Thoughts on Modes
It's my opinion that thinking of a mode in terms of its "parent" mode is counter-productive. In other words, I don't think of "D dorian" as having any relationship at all to "C major". In my mind they are completely distinct and unique entities, with different tendencies, different harmonies and a completely different feel.
For me, thinking of "D dorian" as a "mode" of "C major" is one step too many in the visualization process. The fact that they both have the same notes in common, I prefer to think of as a "coincidence".
For example, to me thinking of "G mixolydian" as the mode built off the 5th degree of the "C ionian" is just as silly as thinking of "C ionian" as the mode built off the 4th degree of the "G mixolydian".
Thinking of modes in relation to their "parent" scales becomes even more convoluted when dealing with modes built off melodic minors, harmonic minors and artifical scales. It's better not to have to go the extra step - ie. Don't think of "F lydian dominant" as the 4th mode of "C melodic minor ascending". Just think of it as "F lydian dominant"!
However, when soloing over a progression like this, most people will simply "visualize" that they're playing the C major scale over these changes and avoid the extra brainwork involved to "name" the various modes as they cycle through.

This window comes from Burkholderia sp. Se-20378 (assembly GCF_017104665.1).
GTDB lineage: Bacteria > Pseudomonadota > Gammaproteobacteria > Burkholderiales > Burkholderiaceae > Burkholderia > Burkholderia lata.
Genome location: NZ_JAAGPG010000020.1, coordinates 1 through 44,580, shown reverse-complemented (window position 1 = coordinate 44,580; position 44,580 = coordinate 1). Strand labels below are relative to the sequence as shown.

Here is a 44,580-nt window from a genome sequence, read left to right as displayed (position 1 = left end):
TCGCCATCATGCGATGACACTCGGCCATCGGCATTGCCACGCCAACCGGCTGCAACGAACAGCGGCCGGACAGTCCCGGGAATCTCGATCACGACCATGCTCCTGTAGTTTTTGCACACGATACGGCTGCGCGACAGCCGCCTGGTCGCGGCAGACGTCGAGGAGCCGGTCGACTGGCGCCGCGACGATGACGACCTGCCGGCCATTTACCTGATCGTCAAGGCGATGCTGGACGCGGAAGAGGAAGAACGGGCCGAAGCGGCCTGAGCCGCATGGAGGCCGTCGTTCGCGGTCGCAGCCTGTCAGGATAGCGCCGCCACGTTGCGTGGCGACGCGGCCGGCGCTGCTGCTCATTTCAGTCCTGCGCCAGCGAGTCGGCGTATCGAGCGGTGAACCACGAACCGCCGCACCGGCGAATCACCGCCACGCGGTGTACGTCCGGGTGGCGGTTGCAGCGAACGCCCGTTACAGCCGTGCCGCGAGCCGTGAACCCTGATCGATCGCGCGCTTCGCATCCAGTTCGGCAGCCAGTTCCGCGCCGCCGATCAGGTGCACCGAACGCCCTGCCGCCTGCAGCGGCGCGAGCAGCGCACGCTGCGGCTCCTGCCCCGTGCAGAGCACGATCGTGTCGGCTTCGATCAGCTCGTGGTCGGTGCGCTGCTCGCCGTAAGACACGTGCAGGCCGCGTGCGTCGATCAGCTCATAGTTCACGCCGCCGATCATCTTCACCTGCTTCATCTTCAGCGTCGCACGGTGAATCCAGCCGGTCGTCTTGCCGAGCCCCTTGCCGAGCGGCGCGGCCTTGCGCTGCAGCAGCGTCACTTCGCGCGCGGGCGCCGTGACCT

2. The other way modes are used are as unique tonal centers. The point that most seem to miss when dealing with modes is that the tendencies and harmonic progressions are completely different than those of their major or minor "relatives".
The function of a "dominant chord" is to propel you into the tonic. The dominanting chord of the ionian is the chord built off the 5th degree ("dominant V chord"). This is not true for the other modes when used as tonal centers:
- D dorian has as its dominating cadential chord a G7 (IV7). (Many Santana songs are good example of this).
- E phygrian has as its dominant chord an F major chord (bIImaj). This mode is often called the "Spanish minor".
- F lydian generally uses the G major triad (II).
- G mixolydian has as its dominant functioning chord F major (bVIImaj). (The Beatles' "Norwegian Wood", Eric Clapton's "Cocaine", and the Grateful Dead's "China Cat" are all good examples of mixolydian songs).
- A aeolian has as its predominating cadence chord G major (bVIImaj) or G7 (bVII7).
Many minor tunes substitute the V major or V7 to act as the dominant chord. But the moment you use a Vmaj or V7 chord in a minor tune, you are no longer in pure aeolian - you have now gone into the realm of harmonic minor or melodic minor (which is NOT the same thing as the aeolian natural minor).
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